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April 22, 2004

Captain Mbaye Diagne

I am republishing this post from the lost Mk. 1 version of the Shotgun. This is for everyone at the IAEA and other international organizations nominally dedicated to helping people out. Keep your eye on the ball people.


"Ghosts of Rwanda" represents the best of PBS' Frontline series. Anyone who thinks the barbarism in Fallujah could be assuaged by withdrawal of Coalition forces should watch this show. Anyone who thinks the word "barbarism" is more offensive than the murder and desecration of free people should be ashamed. Anyone who cannot find the word "evil" in their vocabulary may not be capable of that emotion. But that shame is nothing next to what we should all feel for standing by as genocide was perpetrated in Rwanda. Canadian General Romeo Dallaire sums it up with brutal clarity.

"I'm sure there would have been more reaction if someone had tried to exterminate Rwanda's 300 mountain gorillas," he said.

So much for the United Nations. So much for international law. So much for the international community. 800,000 people were murdered. And still the only thing that matters to so many people is marching in the streets against... against what exactly? Against civilization. Too many of those outraged by the toppling of dictators could not find Rwanda on the map.

One story stands out. A Senegalese peacekeeper saved a hundred, as many as a thousand, lives by escorting some of the few Tutsis left in Kigali away from one of many Hutu Einsatzgruppen. Captain Diagne saved these lives against the express orders of the United Nations. Remember that the next time someone suggests that parliament of dictators has the moral authority to point fingers as as it chokes back the lobster and champagne.

When plans were first discussed for evacuating U.N. personnel, the rule was that no Rwandans, staff or not, could be taken along. Colonel Balis stated that he questioned Dallaire twice about the directive and was told, “Orders from New York: No Locals.” The rules were not always followed, even by the authorities in New York or by some U.N. agencies. ... On April 7, the Senegalese Captain Mbaye Diagne and a U.N. employee named Le Moal rescued the five children of Prime Minister Uwilingiyimana, who then left the country through the efforts of a French professor, André Guichaoua, who was in Kigali at the time. Throughout the next weeks, Captain Mbaye became virtually a legend among Rwandans for his bravery and inventiveness in saving people and in deterring soldiers who sought to enter the Hotel Mille Collines at night to kill those whom he had saved during the day.

Captain Diagne was killed by shrapnel at a checkpoint and the UN could not offer him the dignity of a body bag. He deserved better.

Posted by Ghost of a flea at April 22, 2004 05:40 AM

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Rwanda is a particularly bad example to bash the UN about, as it was to a large degree US lobbying against UN action that tied things up until it was too late.

Rwanda was a travesty. Everyone there deserved better, not the least Dallaire. A large chunk of the blame for inaction lies squarely on the shoulders of US policy, though they are certainly not alone.

Posted by: Jeremy Beam at April 22, 2004 11:33 AM

Sooner or later the U.S. to blame for everything, right? I'd like to think that the lion's share of the blame lies squarely on the shoulders of one Mr. Kofi Annan, who was (not coincidentally) Undersecretary-General for Peacekeeping Operations at the time the Rwandan massacre took place. And (not coincidentally) good Mr. Annan conspicuously declined to appear at ceremonies commemorating the 10th anniversary of the genocide earlier this month.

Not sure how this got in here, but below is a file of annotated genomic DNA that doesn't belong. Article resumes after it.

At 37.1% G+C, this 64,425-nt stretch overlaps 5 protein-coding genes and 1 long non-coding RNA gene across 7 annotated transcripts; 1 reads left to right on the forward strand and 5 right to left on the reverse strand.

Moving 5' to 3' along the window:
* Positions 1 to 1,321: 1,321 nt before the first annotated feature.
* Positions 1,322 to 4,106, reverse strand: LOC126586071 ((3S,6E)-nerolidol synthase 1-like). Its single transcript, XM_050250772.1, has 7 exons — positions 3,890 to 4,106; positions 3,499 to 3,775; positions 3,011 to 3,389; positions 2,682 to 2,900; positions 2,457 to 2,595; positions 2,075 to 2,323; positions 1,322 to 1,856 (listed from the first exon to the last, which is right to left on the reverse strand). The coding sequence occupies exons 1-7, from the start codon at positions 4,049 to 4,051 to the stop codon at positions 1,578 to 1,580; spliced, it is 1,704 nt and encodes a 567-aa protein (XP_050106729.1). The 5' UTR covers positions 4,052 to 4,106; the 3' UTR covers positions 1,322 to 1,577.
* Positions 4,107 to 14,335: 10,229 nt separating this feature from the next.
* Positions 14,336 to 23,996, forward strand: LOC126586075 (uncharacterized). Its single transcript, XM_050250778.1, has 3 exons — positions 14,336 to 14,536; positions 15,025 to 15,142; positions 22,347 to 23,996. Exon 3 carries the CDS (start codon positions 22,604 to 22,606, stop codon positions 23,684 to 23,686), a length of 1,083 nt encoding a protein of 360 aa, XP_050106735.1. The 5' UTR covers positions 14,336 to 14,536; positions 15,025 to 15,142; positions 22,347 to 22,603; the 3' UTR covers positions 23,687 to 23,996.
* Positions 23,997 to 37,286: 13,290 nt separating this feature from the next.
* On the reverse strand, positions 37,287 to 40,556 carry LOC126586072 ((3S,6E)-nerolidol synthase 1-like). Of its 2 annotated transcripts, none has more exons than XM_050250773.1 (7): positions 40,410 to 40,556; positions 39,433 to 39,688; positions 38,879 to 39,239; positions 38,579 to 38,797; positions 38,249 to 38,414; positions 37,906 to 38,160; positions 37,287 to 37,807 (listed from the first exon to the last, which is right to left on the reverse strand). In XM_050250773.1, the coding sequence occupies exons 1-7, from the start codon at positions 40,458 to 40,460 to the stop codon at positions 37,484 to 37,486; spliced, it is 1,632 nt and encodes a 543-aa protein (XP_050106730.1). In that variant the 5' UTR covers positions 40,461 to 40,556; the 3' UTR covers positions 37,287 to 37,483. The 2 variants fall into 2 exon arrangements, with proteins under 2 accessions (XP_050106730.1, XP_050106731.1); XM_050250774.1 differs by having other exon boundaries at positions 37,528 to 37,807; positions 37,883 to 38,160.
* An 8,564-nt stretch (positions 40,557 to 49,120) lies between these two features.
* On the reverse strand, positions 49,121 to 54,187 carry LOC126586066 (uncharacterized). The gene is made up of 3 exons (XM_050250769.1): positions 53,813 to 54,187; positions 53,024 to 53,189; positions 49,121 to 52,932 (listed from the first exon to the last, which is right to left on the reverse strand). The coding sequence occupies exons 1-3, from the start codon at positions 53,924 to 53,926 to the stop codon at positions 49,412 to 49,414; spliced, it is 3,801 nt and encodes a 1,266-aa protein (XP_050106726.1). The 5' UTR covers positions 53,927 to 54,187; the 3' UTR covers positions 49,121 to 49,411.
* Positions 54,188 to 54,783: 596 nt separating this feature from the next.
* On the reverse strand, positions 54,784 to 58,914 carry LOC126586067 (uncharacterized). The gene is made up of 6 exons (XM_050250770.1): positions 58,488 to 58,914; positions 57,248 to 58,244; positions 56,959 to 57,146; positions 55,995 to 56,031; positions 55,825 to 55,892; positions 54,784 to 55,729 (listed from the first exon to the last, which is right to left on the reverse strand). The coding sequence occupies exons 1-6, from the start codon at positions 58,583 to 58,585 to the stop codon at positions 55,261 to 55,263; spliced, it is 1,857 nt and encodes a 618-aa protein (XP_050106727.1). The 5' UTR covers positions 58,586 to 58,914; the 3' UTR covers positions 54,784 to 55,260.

It's hard to see how, exactly, that manages to be the fault of Americans. America does not control the UN as a puppet, otherwise it would have been very easy indeed for George W. Bush to get his UN resolution supporting war in Iraq. And we all know he got it, right? Right? Uh...

Posted by: Chris Taylor at April 23, 2004 02:00 AM

No Chris, just because the US screwed something up doesn't mean it is a witchunt. The history of the Rwandan tragedy is quite well known --- while you might like to believe the blame lies with Kofi Anan, it simply isn't so. It is rather sophmoric to take my position on a particular incident and try to attach it to a straw man of 'The U.S. is to blame for everything.' Did you actually read what I had written, especially the part about 'a particularly bad example'? Believe it or not, along with the unambigously good things and the more hman mediocrity, the US like other states is capable of actions that are stupid, or evil, or both. Who would've thunk?

Think about the assymmetry in the cases you state. The US couldn't get agreement on Iraq because it doesn't control the UN, true. However, through security council *veto*, among other tactics, they could (and did) stonewall progress on Rwanda.

I am not able to access my references just now, but a moment with google would have helped you understand this situation. Here are a couple of starters (I've only skimmed the first).

summary in 'the atlantic'

NSA report of 1994


Posted by: Jeremy Beam at April 23, 2004 09:04 AM

Let's take things back a notch, Jeremy. Leave out the snide remarks and focus on the essence of the argument.

You argue that the United States knew about the genocide and did nothing to stop it. Believe it or not, I agree with that assessment one hundred percent.

But where we disagree is in the measure of culpability. Sure, the United States voted to end the mission and stop funding. But the possibility of funding withdrawal always exists under any UN mission. It always has. Let's remind ourselves that these were Canadian and Belgian soldiers on the ground. They are our soldiers. They are *our* responsibility, even when they are loaned out to the UN. What did our national command structure do to support and reinforce our own soldiers on the ground? Nothing worth mentioning. What did Belgium do? Ditto. We accepted the UN drawdown and meekly went along. And unlike America, our own men and women were under fire. What does that say about us?